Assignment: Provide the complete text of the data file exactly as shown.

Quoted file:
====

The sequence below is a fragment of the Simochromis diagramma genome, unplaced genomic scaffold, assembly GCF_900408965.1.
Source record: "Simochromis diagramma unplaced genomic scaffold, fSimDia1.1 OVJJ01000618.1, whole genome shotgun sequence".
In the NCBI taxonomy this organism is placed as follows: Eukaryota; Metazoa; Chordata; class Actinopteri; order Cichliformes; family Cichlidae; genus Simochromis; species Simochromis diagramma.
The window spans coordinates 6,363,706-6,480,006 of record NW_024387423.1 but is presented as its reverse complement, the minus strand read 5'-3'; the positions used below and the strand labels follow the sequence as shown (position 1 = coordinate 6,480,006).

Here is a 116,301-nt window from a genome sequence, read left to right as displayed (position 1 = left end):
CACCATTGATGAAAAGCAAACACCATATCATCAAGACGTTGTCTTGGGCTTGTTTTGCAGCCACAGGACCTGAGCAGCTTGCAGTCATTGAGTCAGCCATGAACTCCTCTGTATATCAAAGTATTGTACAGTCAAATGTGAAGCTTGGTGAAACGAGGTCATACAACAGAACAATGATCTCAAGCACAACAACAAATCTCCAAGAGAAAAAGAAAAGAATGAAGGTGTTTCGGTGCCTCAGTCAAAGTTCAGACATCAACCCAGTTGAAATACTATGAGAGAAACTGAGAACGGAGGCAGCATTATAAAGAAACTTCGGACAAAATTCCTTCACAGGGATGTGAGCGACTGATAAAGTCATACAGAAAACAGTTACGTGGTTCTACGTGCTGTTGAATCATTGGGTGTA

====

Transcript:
The sequence below is a fragment of the Simochromis diagramma genome, unplaced genomic scaffold, assembly GCF_900408965.1.
Source record: "Simochromis diagramma unplaced genomic scaffold, fSimDia1.1 OVJJ01000618.1, whole genome shotgun sequence".
In the NCBI taxonomy this organism is placed as follows: Eukaryota; Metazoa; Chordata; class Actinopteri; order Cichliformes; family Cichlidae; genus Simochromis; species Simochromis diagramma.
The window spans coordinates 6,363,706-6,480,006 of record NW_024387423.1 but is presented as its reverse complement, the minus strand read 5'-3'; the positions used below and the strand labels follow the sequence as shown (position 1 = coordinate 6,480,006).

Here is a 116,301-nt window from a genome sequence, read left to right as displayed (position 1 = left end):
CACCATTGATGAAAAGCAAACACCATATCATCAAGACGTTGTCTTGGGCTTGTTTTGCAGCCACAGGACCTGAGCAGCTTGCAGTCATTGAGTCAGCCATGAACTCCTCTGTATATCAAAGTATTGTACAGTCAAATGTGAAGCTTGGTGAAACGAGGTCATACAACAGAACAATGATCTCAAGCACAACAACAAATCTCCAAGAGAAAAAGAAAAGAATGAAGGTGTTTCGGTGCCTCAGTCAAAGTTCAGACATCAACCCAGTTGAAATACTATGAGAGAAACTGAGAACGGAGGCAGCATTATAAAGAAACTTCGGACAAAATTCCTTCACAGGGATGTGAGCGACTGATAAAGTCATACAGAAAACAGTTACGTGGTTCTACGTGCTGTTGAATCATTGGGTGTA